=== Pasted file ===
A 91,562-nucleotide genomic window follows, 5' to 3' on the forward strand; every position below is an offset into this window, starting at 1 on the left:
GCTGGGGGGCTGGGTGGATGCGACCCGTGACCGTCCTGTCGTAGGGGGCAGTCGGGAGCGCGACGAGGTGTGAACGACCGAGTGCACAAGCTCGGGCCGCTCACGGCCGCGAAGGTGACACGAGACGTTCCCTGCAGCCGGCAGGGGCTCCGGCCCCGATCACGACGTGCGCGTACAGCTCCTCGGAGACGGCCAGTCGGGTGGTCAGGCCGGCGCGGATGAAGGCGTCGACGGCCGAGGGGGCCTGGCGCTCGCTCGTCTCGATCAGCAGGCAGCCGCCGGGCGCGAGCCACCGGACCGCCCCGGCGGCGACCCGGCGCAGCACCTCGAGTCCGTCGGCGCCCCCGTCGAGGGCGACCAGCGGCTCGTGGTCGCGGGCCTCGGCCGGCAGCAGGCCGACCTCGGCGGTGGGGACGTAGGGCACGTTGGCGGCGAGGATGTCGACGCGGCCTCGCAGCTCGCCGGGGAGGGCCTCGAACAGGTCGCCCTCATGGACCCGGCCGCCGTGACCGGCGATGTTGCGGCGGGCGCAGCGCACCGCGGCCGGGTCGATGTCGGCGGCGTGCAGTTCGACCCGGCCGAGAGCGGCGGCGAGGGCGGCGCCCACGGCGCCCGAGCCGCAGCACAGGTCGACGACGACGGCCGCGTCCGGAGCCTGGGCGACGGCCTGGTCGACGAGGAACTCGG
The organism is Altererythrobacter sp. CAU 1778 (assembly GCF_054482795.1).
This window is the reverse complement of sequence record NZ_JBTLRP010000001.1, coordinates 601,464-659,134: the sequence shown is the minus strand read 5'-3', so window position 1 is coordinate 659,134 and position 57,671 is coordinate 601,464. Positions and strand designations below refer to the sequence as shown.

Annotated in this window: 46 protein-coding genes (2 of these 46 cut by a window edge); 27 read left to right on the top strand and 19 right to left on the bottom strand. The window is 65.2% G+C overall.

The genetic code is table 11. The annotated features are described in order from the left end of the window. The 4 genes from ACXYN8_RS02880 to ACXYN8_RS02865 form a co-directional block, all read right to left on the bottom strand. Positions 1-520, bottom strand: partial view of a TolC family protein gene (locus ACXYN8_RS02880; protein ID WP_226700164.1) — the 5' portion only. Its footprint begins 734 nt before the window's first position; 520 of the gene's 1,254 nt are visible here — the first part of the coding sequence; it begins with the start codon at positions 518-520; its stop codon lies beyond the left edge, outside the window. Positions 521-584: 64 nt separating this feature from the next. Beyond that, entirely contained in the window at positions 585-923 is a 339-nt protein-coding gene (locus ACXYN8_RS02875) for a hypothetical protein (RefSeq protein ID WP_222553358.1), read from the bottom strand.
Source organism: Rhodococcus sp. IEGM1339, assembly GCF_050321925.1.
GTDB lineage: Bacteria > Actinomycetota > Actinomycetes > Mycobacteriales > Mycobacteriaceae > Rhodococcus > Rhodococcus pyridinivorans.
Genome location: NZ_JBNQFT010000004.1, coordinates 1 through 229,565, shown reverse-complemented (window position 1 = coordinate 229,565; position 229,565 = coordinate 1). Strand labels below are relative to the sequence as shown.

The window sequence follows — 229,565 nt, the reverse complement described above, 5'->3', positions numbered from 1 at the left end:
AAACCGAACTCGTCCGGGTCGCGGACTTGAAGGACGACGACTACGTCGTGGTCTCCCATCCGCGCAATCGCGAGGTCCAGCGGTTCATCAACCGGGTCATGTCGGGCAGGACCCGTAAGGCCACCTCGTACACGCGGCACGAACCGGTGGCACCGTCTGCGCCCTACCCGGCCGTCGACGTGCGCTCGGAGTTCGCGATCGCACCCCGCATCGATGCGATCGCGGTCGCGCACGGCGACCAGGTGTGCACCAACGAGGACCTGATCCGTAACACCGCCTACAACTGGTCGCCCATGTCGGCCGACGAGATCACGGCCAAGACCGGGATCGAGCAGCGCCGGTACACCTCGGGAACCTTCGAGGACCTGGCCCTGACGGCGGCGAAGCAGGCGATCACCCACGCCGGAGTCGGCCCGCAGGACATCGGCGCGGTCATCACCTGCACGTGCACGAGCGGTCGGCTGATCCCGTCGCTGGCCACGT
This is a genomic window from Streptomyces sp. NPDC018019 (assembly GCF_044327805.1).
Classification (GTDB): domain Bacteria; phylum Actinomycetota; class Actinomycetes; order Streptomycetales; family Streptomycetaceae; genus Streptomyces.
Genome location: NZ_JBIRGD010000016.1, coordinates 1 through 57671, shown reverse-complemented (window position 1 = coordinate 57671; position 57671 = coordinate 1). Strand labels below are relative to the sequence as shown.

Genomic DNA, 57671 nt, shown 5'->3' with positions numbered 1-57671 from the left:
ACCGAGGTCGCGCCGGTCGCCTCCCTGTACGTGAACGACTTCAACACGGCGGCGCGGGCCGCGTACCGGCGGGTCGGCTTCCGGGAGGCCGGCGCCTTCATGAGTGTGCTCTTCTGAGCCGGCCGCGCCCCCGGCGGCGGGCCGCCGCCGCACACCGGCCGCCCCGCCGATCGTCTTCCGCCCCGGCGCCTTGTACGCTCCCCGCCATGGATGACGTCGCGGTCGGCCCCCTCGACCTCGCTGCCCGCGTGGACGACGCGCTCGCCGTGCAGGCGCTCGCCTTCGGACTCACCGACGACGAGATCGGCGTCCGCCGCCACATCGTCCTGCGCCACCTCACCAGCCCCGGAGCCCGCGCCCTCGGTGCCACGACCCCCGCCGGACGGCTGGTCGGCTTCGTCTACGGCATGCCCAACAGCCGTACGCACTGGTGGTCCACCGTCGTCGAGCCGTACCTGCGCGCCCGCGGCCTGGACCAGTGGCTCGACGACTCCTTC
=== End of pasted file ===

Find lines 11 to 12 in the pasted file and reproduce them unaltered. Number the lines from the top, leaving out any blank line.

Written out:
AAACCGAACTCGTCCGGGTCGCGGACTTGAAGGACGACGACTACGTCGTGGTCTCCCATCCGCGCAATCGCGAGGTCCAGCGGTTCATCAACCGGGTCATGTCGGGCAGGACCCGTAAGGCCACCTCGTACACGCGGCACGAACCGGTGGCACCGTCTGCGCCCTACCCGGCCGTCGACGTGCGCTCGGAGTTCGCGATCGCACCCCGCATCGATGCGATCGCGGTCGCGCACGGCGACCAGGTGTGCACCAACGAGGACCTGATCCGTAACACCGCCTACAACTGGTCGCCCATGTCGGCCGACGAGATCACGGCCAAGACCGGGATCGAGCAGCGCCGGTACACCTCGGGAACCTTCGAGGACCTGGCCCTGACGGCGGCGAAGCAGGCGATCACCCACGCCGGAGTCGGCCCGCAGGACATCGGCGCGGTCATCACCTGCACGTGCACGAGCGGTCGGCTGATCCCGTCGCTGGCCACGT
This is a genomic window from Streptomyces sp. NPDC018019 (assembly GCF_044327805.1).